In a Sunday Times interview, George Hamilton, chief constable of the Police Service of Northern Ireland (PSNI), raised alarm bells Saturday over mounting concerns over post-Brexit border security. Hamilton stated that he was not getting the information and clarity he needed.
"There's a feeling that as regards the Troubles and the conflict, Northern Ireland is sorted and we don't need to worry about it, when actually we're working flat out 24/7 to keep a lid on it."
"Clearly having a vacuum of political leadership… adds to the general instability in a volatile post-conflict society," he lamented. "That's not a good thing."
Hamilton stated that it would be preferable to have a fully functional government with a program that could ease public fears rather than perpetuating "tension and nervousness."
He added that checkpoints and border controls would become less relevant because they would "move away from issues of trade or movement of people to old-fashioned security on a national frontier," noting that such policies were implemented during the Troubles "rather unsuccessfully".
— The Sunday Times (@thesundaytimes) September 9, 2018
The PSNI has demanded Westminster to increase resources to prepare Brexit contingencies for about a year. When asked how he felt about Brexit consequences, Hamilton replied, "I have a concern some may see issues to do with the Irish border as literally peripheral, not just geographically but in terms of impact."
The PSNI says it wants over 400 extra officers, with 100 by the end of March, and additional equipment. Its 310-mile border remains highly vulnerable to smugglers and paramilitary groups.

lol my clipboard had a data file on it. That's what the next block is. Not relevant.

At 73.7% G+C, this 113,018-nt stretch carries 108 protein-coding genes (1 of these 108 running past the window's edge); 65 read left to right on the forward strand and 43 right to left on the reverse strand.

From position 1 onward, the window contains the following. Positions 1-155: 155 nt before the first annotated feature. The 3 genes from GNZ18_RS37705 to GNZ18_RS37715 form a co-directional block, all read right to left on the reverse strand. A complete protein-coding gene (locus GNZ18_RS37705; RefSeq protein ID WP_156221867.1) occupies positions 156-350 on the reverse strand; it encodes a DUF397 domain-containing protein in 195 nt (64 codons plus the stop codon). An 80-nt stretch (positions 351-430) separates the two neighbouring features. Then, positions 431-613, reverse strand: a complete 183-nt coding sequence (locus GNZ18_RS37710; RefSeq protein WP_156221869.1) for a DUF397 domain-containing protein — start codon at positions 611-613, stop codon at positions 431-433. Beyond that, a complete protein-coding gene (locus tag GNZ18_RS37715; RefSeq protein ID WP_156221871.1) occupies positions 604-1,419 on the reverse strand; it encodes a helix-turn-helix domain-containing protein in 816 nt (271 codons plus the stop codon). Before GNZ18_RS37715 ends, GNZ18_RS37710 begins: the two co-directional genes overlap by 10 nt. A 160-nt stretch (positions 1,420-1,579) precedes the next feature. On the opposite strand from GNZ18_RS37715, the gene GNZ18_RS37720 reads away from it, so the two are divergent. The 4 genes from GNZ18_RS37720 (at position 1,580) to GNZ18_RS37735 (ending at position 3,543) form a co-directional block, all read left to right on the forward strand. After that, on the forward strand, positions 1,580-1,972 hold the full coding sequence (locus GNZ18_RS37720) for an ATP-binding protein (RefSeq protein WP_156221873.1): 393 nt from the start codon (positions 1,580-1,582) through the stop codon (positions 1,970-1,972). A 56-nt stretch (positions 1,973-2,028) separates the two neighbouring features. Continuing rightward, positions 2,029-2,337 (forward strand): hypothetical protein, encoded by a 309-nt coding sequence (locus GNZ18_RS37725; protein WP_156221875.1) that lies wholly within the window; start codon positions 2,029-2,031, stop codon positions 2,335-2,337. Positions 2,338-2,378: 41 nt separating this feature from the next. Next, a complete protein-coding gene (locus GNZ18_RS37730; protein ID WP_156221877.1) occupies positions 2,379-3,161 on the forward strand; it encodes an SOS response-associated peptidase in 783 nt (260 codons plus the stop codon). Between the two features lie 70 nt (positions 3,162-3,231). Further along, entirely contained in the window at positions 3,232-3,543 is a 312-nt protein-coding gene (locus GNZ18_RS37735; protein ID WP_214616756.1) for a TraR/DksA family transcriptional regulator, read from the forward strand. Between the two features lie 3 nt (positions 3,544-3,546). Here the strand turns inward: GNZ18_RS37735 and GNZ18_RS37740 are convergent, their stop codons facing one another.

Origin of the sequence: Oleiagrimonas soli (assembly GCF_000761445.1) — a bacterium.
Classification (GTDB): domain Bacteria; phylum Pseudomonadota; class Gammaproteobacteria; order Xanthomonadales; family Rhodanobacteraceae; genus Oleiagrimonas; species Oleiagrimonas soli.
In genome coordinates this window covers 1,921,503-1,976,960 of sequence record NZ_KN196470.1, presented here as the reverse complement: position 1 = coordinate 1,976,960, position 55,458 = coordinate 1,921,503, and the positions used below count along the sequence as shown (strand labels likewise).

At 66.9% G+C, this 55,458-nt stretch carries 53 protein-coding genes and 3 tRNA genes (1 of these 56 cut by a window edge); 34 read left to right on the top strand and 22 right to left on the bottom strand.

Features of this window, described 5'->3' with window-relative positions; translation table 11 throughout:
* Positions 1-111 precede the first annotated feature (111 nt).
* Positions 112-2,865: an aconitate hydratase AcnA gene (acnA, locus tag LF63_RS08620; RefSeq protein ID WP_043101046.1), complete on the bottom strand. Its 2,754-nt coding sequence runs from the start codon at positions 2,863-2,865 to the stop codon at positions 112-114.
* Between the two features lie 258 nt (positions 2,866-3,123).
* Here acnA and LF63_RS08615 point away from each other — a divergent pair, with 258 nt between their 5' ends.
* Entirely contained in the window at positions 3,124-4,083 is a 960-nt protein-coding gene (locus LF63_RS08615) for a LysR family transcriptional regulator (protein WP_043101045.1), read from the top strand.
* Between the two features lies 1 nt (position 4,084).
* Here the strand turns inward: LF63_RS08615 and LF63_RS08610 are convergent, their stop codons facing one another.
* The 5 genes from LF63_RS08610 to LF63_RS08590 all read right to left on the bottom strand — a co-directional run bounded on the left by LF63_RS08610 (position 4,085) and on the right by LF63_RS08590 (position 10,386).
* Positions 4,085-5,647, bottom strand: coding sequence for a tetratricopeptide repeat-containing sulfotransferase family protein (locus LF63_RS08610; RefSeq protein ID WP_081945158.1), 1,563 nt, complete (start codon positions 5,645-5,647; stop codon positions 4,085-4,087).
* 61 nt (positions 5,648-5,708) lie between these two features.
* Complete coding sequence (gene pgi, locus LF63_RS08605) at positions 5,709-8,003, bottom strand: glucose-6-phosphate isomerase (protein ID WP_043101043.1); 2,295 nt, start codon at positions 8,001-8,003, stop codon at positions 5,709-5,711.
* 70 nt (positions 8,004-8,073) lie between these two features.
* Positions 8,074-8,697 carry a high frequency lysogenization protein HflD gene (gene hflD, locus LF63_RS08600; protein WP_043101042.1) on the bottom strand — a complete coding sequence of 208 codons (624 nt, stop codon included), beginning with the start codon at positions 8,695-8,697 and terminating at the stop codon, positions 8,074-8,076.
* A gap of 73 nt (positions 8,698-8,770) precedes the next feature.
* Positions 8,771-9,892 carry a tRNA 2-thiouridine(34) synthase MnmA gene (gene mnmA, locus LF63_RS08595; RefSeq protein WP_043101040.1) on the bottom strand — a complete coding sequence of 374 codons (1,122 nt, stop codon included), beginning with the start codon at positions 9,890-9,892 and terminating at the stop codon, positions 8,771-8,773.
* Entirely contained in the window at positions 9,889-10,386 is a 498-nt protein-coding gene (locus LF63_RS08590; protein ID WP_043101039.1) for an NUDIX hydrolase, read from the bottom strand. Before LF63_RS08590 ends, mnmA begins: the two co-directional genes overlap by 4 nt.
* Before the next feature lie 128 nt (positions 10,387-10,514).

The Sunday Times also leaked a National Police Coordination Centre document set to be discussed next week at a National Police Chief's Council's meeting. The document stated that police chiefs were drawing up continencies to tackle "wide spread civil disorder" along its borders, warning of the "necessity to call on military assistance is a real possibility".
EU and British officials have been deadlocked in talks regarding Ireland and Northern Ireland. Many speculate that a ‘hard Brexit' will create a hard border between the Republic of Ireland, an EU member, and Northern Ireland of the United Kingdom, with the 1998 Good Friday agreement potentially at stake.
"We are determined to reach a solution that protects the Belfast Agreement and avoids a hard border on the island of Ireland," Brexit secretary of state Dominic Raab told parliamentarians at a September 4 House of Commons Brexit hearing. "We will not permit a customs border down the Irish Sea, which will put at risk the constitutional and economic integrity of the United Kingdom."